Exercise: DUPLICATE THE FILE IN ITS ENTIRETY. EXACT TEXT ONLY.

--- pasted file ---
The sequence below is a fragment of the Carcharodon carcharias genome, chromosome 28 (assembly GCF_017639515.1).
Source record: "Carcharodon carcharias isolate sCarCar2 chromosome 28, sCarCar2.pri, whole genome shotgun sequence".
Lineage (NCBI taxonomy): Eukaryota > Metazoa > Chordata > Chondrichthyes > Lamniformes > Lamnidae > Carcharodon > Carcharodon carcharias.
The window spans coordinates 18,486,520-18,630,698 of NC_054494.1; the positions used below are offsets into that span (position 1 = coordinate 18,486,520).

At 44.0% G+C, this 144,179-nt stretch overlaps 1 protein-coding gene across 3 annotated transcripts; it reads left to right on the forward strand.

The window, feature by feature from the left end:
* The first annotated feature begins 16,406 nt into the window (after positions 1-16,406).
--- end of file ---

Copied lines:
The sequence below is a fragment of the Carcharodon carcharias genome, chromosome 28 (assembly GCF_017639515.1).
Source record: "Carcharodon carcharias isolate sCarCar2 chromosome 28, sCarCar2.pri, whole genome shotgun sequence".
Lineage (NCBI taxonomy): Eukaryota > Metazoa > Chordata > Chondrichthyes > Lamniformes > Lamnidae > Carcharodon > Carcharodon carcharias.
The window spans coordinates 18,486,520-18,630,698 of NC_054494.1; the positions used below are offsets into that span (position 1 = coordinate 18,486,520).

At 44.0% G+C, this 144,179-nt stretch overlaps 1 protein-coding gene across 3 annotated transcripts; it reads left to right on the forward strand.

The window, feature by feature from the left end:
* The first annotated feature begins 16,406 nt into the window (after positions 1-16,406).